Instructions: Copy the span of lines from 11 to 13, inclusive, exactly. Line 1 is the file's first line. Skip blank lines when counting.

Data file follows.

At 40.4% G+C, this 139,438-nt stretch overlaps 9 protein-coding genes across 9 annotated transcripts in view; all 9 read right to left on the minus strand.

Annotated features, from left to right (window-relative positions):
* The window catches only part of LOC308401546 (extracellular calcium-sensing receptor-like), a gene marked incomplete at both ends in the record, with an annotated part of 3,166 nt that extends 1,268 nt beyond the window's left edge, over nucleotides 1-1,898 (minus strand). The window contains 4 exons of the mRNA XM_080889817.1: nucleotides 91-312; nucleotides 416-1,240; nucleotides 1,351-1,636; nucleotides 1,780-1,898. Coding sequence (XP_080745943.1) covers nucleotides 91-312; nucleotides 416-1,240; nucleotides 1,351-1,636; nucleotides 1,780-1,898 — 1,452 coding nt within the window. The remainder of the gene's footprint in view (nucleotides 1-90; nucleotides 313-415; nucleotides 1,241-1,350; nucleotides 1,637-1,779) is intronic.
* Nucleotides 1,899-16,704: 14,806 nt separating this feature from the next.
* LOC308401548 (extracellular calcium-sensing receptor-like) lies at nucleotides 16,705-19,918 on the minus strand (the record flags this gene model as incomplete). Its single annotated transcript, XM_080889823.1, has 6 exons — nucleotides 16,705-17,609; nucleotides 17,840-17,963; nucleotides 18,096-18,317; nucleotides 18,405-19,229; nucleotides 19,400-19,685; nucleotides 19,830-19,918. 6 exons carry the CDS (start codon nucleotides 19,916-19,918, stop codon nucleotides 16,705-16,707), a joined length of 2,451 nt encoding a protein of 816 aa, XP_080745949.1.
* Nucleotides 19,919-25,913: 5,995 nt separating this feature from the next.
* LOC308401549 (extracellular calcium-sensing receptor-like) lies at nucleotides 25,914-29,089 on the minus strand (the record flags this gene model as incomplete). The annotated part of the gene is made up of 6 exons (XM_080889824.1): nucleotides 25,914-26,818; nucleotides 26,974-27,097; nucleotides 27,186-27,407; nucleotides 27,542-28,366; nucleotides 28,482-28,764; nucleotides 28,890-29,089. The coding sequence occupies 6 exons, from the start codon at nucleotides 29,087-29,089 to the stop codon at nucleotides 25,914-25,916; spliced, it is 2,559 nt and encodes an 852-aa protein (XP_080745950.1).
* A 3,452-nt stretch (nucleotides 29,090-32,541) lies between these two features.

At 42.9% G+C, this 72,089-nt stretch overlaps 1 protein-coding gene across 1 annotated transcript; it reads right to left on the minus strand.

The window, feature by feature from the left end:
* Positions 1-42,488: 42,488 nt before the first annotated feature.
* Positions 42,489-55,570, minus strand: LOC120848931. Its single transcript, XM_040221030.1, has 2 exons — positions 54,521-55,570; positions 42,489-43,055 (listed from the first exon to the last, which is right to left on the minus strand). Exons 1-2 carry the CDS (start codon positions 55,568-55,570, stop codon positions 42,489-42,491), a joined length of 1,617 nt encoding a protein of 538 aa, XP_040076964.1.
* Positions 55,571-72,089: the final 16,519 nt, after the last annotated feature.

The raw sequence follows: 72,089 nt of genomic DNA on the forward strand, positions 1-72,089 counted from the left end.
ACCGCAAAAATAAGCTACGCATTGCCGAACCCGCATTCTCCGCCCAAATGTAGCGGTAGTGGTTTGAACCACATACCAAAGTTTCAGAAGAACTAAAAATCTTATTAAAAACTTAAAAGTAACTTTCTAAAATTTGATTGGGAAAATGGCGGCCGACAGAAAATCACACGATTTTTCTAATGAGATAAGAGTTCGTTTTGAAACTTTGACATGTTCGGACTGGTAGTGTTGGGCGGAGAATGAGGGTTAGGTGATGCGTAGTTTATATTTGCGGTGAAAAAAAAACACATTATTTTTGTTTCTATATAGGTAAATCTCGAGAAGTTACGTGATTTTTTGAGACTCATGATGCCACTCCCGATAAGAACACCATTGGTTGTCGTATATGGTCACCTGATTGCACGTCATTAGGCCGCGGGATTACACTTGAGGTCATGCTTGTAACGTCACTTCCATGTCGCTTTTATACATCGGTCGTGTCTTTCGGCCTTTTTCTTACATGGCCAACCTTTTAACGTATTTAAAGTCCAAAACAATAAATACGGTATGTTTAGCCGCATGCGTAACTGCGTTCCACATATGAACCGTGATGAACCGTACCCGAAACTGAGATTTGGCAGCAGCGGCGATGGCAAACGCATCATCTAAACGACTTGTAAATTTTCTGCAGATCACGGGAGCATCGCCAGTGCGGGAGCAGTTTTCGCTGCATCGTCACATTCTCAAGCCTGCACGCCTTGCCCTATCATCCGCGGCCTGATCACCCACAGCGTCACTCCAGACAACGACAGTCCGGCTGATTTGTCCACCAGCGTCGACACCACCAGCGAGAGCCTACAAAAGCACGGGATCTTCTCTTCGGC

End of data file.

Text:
* Positions 1-42,488: 42,488 nt before the first annotated feature.
* Positions 42,489-55,570, minus strand: LOC120848931. Its single transcript, XM_040221030.1, has 2 exons — positions 54,521-55,570; positions 42,489-43,055 (listed from the first exon to the last, which is right to left on the minus strand). Exons 1-2 carry the CDS (start codon positions 55,568-55,570, stop codon positions 42,489-42,491), a joined length of 1,617 nt encoding a protein of 538 aa, XP_040076964.1.
* Positions 55,571-72,089: the final 16,519 nt, after the last annotated feature.